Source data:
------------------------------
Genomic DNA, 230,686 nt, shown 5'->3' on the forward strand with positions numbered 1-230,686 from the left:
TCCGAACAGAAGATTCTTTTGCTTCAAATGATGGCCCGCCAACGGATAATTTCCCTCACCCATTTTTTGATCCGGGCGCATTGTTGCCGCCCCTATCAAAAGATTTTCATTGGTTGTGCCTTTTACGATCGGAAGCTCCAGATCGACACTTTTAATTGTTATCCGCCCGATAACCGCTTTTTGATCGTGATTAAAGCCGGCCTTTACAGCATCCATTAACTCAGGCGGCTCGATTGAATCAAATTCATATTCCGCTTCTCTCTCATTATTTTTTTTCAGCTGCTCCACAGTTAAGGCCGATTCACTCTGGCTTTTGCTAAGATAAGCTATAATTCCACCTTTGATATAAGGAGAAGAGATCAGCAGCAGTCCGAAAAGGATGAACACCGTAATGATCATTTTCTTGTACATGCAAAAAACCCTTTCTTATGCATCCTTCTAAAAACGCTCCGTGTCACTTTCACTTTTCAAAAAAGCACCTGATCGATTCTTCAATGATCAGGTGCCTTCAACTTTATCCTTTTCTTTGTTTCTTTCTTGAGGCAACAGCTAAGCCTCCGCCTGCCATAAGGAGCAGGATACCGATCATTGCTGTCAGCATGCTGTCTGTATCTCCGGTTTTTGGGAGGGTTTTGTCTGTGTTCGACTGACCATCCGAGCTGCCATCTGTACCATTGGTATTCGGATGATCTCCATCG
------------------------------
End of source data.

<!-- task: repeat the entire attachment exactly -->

Genomic DNA, 230,686 nt, shown 5'->3' on the forward strand with positions numbered 1-230,686 from the left:
TCCGAACAGAAGATTCTTTTGCTTCAAATGATGGCCCGCCAACGGATAATTTCCCTCACCCATTTTTTGATCCGGGCGCATTGTTGCCGCCCCTATCAAAAGATTTTCATTGGTTGTGCCTTTTACGATCGGAAGCTCCAGATCGACACTTTTAATTGTTATCCGCCCGATAACCGCTTTTTGATCGTGATTAAAGCCGGCCTTTACAGCATCCATTAACTCAGGCGGCTCGATTGAATCAAATTCATATTCCGCTTCTCTCTCATTATTTTTTTTCAGCTGCTCCACAGTTAAGGCCGATTCACTCTGGCTTTTGCTAAGATAAGCTATAATTCCACCTTTGATATAAGGAGAAGAGATCAGCAGCAGTCCGAAAAGGATGAACACCGTAATGATCATTTTCTTGTACATGCAAAAAACCCTTTCTTATGCATCCTTCTAAAAACGCTCCGTGTCACTTTCACTTTTCAAAAAAGCACCTGATCGATTCTTCAATGATCAGGTGCCTTCAACTTTATCCTTTTCTTTGTTTCTTTCTTGAGGCAACAGCTAAGCCTCCGCCTGCCATAAGGAGCAGGATACCGATCATTGCTGTCAGCATGCTGTCTGTATCTCCGGTTTTTGGGAGGGTTTTGTCTGTGTTCGACTGACCATCCGAGCTGCCATCTGTACCATTGGTATTCGGATGATCTCCATCG